The Mobile Industry: What's In Store For 2013?

As telecoms and mobile technology continue their steady march into every corner of our life and into almost every industry, it's time to make some forecasts on how mobile technology will play out in the New Year and beyond.

With some help from researchers, entrepreneurs and analysts, Forbes staff have made ten predictions about what big changes we'll see in the mobile industry this year.

Smartphones will likely get cheaper thanks to HTML5, a new web standard that lets apps run on any mobile OS through a web browser. HTML5 will stage a comeback this year because of the expected launch of Firefox and Tizen - the open-sourced, mobile OS of Mozilla and Samsung, respectively, says Quixey CEO Tomer Kagan. Smartphones will likely get cheaper because HTML5 apps can run on these systems without needing a browser and because they involve lower developer costs.

It may come as a surprise, but device manufacturers will likely continue to launch smartphones in the same tried and tested way basically in three main sizes of phone, tablet and the one in-between - the phablet. Device makers will keep making incremental innovations into the design, texture and finish, says IBB Consulting's mobile expert Jefferson Wang. Still, this year may see the outcome of Samsung's long rumored work on foldable AMOLED screens.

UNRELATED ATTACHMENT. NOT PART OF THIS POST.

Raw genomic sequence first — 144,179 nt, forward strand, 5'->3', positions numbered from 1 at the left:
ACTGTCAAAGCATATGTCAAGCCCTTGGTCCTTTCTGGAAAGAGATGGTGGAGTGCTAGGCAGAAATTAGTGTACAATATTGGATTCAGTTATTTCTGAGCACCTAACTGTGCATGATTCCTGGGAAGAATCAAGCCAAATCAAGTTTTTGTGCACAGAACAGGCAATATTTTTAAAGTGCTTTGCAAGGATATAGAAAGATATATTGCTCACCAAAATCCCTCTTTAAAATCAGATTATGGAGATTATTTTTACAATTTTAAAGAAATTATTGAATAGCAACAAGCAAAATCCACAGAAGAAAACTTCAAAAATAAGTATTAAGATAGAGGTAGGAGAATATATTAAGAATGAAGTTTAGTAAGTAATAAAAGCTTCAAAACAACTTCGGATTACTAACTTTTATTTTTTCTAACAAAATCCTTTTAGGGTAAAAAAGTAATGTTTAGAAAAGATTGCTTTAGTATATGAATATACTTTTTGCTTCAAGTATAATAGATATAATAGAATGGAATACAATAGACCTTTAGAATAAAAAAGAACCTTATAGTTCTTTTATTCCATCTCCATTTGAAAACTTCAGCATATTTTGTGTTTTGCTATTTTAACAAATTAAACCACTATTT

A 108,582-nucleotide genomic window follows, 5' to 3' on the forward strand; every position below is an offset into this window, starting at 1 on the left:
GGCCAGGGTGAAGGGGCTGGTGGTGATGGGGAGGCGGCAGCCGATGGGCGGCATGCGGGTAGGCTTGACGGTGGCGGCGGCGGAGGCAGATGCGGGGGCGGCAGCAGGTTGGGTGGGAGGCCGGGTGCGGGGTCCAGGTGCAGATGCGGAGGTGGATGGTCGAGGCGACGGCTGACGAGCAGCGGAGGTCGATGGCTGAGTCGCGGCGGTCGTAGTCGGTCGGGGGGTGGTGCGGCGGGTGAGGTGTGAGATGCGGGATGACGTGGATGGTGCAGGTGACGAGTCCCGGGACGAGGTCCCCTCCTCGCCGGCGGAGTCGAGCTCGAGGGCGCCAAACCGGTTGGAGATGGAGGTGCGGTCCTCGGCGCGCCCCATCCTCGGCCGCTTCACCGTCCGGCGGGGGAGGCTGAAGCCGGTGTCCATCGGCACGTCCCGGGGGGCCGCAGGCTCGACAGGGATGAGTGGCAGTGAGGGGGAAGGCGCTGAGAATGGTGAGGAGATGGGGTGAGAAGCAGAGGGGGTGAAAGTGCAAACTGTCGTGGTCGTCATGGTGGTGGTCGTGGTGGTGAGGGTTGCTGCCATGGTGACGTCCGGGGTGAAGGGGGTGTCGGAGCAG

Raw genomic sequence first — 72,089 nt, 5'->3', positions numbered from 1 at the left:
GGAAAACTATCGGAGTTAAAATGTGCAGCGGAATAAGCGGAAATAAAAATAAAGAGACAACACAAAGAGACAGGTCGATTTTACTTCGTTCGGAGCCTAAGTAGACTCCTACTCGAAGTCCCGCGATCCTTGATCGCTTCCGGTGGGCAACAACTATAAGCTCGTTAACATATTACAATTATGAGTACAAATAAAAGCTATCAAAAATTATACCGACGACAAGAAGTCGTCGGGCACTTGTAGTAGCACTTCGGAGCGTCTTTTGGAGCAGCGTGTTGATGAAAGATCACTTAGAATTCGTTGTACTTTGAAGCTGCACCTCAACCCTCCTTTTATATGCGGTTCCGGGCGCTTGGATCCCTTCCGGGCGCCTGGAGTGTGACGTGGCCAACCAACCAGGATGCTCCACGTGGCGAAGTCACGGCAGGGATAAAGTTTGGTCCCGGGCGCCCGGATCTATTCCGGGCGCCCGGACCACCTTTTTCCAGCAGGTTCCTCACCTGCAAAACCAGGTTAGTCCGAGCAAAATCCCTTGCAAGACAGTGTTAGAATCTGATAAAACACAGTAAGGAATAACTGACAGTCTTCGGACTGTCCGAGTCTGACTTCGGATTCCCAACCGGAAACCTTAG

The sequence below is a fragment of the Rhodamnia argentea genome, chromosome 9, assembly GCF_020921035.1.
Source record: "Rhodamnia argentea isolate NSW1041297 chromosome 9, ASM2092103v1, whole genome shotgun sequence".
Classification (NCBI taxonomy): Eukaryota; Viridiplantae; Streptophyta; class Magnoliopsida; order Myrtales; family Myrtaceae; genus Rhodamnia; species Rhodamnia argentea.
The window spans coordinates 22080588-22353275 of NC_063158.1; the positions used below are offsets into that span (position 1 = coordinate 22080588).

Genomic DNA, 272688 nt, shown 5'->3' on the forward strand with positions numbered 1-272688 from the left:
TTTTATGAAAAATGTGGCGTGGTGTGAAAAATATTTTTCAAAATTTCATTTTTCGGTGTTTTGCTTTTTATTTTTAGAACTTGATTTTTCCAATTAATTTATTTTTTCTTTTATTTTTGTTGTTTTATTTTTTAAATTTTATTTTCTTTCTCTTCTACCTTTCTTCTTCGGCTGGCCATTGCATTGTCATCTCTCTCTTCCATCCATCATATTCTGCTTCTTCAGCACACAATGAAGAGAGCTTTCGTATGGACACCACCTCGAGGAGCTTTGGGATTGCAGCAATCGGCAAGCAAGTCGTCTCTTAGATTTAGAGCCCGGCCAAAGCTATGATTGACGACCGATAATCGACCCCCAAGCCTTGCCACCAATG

The mobile sector will likely see a few new entrants, with Facebook potentially launching its branded phone in partnership with HTC this year.

Wireless technology will breathe new life into products like watches and cameras that were almost pushed to extinction by smartphones. This year there will be more wireless technology-enabled wearable devices such as watches tracking your fitness levels and cameras that connect to the Internet and take a better picture than your smartphone, according to Wang.

Samsung and Foxconn will continue to dominate the mobile handset scene in 2013.  As the smartphone race is becoming as much about software as about changes to the hardware, newcomers to the market developing new operating systems and launching phones will join the race. Dark horses such as Tizen and Mozilla's Firefox OS will challenge the ecosystem, analysts predict.

2013 will also see increased demand for "big data" and, finally, the definition of mobile will expand as more devices go mobile, with the smartphone being the hub that controls them all.